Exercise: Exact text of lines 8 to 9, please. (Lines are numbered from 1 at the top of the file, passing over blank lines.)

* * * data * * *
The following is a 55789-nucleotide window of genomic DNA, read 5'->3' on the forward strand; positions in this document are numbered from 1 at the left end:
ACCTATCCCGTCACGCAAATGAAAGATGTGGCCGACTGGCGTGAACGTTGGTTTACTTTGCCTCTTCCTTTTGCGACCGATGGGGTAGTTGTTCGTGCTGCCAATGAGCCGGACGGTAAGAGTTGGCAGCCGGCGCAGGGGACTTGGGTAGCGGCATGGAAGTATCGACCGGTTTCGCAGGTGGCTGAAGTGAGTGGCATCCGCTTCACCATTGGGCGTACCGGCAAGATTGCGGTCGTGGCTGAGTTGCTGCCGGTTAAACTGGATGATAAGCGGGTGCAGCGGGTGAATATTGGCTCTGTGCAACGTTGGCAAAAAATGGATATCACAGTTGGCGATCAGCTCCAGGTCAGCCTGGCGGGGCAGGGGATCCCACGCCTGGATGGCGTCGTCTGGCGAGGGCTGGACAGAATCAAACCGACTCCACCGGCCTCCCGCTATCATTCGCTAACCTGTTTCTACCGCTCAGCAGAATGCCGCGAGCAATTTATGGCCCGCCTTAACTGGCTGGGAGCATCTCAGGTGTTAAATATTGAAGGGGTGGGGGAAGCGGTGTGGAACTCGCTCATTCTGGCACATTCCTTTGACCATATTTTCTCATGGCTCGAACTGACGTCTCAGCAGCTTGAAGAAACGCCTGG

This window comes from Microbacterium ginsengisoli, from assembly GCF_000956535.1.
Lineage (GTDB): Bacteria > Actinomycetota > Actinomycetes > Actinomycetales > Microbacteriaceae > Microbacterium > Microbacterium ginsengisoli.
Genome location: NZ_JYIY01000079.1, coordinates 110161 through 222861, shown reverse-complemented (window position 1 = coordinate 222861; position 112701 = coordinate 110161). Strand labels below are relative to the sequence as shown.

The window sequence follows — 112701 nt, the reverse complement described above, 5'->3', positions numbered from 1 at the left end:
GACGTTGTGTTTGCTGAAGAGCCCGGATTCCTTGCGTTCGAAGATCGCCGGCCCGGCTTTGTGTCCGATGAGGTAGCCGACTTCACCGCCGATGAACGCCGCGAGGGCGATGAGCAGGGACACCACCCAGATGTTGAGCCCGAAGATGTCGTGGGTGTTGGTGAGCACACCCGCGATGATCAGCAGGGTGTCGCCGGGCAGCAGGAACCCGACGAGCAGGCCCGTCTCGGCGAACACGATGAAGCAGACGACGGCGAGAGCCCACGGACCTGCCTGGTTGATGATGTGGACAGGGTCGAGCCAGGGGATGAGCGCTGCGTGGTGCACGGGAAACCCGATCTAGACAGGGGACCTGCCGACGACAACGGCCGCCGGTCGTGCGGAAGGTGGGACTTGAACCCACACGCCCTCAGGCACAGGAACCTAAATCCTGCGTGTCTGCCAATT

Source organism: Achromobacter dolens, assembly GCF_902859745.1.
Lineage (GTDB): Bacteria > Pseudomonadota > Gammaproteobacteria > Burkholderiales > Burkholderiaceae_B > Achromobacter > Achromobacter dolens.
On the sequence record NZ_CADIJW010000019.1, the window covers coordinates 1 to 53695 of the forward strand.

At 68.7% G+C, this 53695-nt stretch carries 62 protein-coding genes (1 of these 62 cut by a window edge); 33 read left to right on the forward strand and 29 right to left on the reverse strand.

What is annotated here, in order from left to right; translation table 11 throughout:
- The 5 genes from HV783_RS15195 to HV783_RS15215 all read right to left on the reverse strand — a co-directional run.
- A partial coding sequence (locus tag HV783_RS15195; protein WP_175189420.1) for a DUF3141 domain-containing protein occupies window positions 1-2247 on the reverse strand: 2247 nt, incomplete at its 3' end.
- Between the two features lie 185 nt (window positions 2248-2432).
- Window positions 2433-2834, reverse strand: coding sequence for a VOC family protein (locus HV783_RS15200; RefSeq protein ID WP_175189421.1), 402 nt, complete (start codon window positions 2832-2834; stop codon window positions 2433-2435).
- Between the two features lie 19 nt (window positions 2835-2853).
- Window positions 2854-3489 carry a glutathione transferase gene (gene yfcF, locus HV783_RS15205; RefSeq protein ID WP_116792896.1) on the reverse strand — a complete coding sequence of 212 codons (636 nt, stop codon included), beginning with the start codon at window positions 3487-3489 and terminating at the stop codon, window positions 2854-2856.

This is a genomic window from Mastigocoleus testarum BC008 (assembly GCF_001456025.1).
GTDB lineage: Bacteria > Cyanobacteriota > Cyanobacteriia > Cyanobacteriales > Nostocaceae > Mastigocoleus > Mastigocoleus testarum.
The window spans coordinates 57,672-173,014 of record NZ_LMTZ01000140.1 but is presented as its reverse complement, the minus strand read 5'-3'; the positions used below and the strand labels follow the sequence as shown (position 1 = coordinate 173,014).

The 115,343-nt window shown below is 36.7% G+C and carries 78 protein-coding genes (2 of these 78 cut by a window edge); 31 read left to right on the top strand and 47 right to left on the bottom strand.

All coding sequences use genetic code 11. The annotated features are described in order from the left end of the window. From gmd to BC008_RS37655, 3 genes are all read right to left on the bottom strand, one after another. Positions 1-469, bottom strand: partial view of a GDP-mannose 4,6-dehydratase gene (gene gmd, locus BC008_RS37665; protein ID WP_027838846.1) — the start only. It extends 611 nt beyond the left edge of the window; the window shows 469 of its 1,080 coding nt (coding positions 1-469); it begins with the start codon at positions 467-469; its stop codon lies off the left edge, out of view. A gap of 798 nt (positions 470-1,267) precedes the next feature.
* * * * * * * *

Source organism: Achromobacter dolens, assembly GCF_902859745.1.
Lineage (GTDB): Bacteria > Pseudomonadota > Gammaproteobacteria > Burkholderiales > Burkholderiaceae_B > Achromobacter > Achromobacter dolens.